Afghanistan and Pakistan have both faced substantial security and governance challenges over the past decade. In countries that are critical to our national security, progress is fragile, but our continued efforts remain vital.
Nowhere in the world is development such an important part of U.S. engagement efforts as it is in Africa. The changing tide on the continent requires a new kind of partnership. Today, Africans are the architects of their development, not just beneficiaries. Donors support their plans, they do not dictate them.
Home to half the world's population and some of the fastest GDP growth rates, Asia is one of the main drivers of the global economy. Yet Asia still has roughly half the world’s extreme poor and is plagued by a host of other development challenges, from emerging pandemic threats that undermine global health security and disrupt economic productivity, to pervasive modern slavery that breaks down the rule of law and corrupts global commerce. USAID works together with the countries of Asia to help them develop into more reliable partners in tackling the world’s most pressing development challenges — which in today’s interconnected world, know no borders.
Having emerged from decades of authoritarian rule, most of Europe and Eurasia has embraced political and economic reform, leading to vibrant growth and inspiring democratic transformations. But development challenges still slow the area’s growth and transformation into a region that is whole, free and at peace. USAID continues to address the pervasive corruption, political stagnation, significant poverty and undeveloped policy and regulatory environments that hold the region back. As a region of increasing economic importance, our investments help support American trade and investment. And as home to several NATO allies, our development ties strengthen critical national security bonds.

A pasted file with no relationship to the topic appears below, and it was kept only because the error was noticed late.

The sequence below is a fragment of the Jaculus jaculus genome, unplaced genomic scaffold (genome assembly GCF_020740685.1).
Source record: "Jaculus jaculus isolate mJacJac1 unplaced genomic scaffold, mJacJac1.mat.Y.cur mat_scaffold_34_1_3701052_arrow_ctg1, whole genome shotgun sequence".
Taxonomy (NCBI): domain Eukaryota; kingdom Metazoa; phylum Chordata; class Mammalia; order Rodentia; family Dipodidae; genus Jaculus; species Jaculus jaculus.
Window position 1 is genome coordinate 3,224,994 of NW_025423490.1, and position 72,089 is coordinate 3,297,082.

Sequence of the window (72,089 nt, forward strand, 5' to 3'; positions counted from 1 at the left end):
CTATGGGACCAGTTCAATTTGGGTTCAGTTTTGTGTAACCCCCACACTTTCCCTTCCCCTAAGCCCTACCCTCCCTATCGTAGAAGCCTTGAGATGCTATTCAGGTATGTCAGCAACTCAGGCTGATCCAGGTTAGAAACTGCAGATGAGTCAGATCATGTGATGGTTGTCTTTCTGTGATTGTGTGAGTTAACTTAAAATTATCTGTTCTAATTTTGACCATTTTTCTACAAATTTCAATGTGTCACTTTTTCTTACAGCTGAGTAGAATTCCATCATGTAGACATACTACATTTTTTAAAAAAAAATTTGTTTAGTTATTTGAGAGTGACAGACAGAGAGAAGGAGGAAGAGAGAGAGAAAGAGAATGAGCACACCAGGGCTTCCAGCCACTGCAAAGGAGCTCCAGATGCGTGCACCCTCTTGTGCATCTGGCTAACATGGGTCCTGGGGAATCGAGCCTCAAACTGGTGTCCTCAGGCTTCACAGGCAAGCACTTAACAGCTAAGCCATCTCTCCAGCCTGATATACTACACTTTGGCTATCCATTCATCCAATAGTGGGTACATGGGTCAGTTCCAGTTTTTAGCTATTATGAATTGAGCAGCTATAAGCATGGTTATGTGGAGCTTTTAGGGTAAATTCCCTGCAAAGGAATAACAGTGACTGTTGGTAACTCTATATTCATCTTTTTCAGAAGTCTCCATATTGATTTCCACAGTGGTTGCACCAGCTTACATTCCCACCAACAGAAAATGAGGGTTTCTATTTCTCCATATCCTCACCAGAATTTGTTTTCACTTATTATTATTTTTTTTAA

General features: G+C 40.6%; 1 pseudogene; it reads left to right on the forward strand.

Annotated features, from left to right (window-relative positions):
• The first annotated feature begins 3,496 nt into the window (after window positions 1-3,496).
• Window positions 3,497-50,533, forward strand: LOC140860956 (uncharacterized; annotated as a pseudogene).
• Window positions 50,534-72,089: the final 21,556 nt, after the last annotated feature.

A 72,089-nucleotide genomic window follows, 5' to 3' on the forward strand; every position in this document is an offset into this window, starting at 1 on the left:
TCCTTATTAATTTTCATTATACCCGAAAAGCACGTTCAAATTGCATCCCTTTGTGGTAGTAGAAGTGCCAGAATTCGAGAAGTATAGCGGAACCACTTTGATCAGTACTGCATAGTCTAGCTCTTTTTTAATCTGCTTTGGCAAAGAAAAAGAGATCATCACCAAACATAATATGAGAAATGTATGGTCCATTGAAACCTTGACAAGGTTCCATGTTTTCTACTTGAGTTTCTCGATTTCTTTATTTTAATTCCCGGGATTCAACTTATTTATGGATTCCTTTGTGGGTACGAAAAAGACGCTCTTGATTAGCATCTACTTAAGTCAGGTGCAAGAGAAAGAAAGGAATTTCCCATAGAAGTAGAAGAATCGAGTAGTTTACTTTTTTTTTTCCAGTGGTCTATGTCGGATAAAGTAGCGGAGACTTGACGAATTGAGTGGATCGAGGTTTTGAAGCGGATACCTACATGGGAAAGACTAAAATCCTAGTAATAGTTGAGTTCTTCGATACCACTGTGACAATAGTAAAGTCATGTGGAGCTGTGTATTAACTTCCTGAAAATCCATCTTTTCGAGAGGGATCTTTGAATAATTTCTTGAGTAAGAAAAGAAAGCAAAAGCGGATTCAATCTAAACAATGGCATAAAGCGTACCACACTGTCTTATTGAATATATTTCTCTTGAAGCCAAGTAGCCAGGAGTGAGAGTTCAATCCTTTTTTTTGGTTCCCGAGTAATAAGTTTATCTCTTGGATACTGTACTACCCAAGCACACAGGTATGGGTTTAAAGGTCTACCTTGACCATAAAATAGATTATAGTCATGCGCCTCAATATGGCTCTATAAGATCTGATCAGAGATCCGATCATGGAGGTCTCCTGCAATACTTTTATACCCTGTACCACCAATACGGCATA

Many Latin American and Caribbean (LAC) nations have experienced monumental growth and change in the past several decades, and USAID has partnered with these countries to make important progress. Despite the global financial crisis, the region averaged a three percent annual increase in economic growth between 2000 and 2012. Health indicators have greatly improved in the region: for example, maternal mortality has fallen from 140 to 81 deaths per 100,000 live births since 1990. Political advances have been notable, as well: free elections, vibrant civil society, and responsive governments are mostly the norm.
The American people, through USAID, support the people of the Middle East and North Africa as they strive for peace and prosperity. USAID responds to needs in the region by promoting inclusive economic growth, improving education and healthcare, supporting local democratic processes, strengthening civil society and addressing cross-border issues including water scarcity and the regional impact of conflict. To learn more about our work in the Middle East and North Africa, visit this interactive story map.
Last updated: April 08, 2017